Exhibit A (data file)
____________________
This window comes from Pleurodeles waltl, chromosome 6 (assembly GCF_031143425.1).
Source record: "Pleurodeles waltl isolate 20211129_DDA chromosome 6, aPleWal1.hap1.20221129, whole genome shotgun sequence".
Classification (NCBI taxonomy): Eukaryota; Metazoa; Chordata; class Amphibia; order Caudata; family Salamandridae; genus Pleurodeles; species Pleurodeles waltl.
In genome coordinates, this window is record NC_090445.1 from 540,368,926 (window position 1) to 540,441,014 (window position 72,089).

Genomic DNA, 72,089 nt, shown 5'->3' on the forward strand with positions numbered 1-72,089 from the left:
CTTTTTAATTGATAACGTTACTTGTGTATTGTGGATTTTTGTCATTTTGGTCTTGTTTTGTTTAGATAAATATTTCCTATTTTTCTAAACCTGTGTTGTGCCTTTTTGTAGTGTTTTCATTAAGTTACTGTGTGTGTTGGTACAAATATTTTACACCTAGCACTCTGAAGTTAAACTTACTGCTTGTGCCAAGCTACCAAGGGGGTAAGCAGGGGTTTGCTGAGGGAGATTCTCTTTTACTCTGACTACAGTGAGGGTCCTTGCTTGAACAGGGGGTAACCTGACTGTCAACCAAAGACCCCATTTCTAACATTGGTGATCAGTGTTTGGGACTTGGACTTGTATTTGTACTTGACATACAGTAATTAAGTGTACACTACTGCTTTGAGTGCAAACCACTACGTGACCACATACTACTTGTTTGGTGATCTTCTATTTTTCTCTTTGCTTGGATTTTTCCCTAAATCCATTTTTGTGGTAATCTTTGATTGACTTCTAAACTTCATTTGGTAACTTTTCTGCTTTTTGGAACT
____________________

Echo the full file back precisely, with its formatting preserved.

This window comes from Pleurodeles waltl, chromosome 6 (assembly GCF_031143425.1).
Source record: "Pleurodeles waltl isolate 20211129_DDA chromosome 6, aPleWal1.hap1.20221129, whole genome shotgun sequence".
Classification (NCBI taxonomy): Eukaryota; Metazoa; Chordata; class Amphibia; order Caudata; family Salamandridae; genus Pleurodeles; species Pleurodeles waltl.
In genome coordinates, this window is record NC_090445.1 from 540,368,926 (window position 1) to 540,441,014 (window position 72,089).

Genomic DNA, 72,089 nt, shown 5'->3' on the forward strand with positions numbered 1-72,089 from the left:
CTTTTTAATTGATAACGTTACTTGTGTATTGTGGATTTTTGTCATTTTGGTCTTGTTTTGTTTAGATAAATATTTCCTATTTTTCTAAACCTGTGTTGTGCCTTTTTGTAGTGTTTTCATTAAGTTACTGTGTGTGTTGGTACAAATATTTTACACCTAGCACTCTGAAGTTAAACTTACTGCTTGTGCCAAGCTACCAAGGGGGTAAGCAGGGGTTTGCTGAGGGAGATTCTCTTTTACTCTGACTACAGTGAGGGTCCTTGCTTGAACAGGGGGTAACCTGACTGTCAACCAAAGACCCCATTTCTAACATTGGTGATCAGTGTTTGGGACTTGGACTTGTATTTGTACTTGACATACAGTAATTAAGTGTACACTACTGCTTTGAGTGCAAACCACTACGTGACCACATACTACTTGTTTGGTGATCTTCTATTTTTCTCTTTGCTTGGATTTTTCCCTAAATCCATTTTTGTGGTAATCTTTGATTGACTTCTAAACTTCATTTGGTAACTTTTCTGCTTTTTGGAACT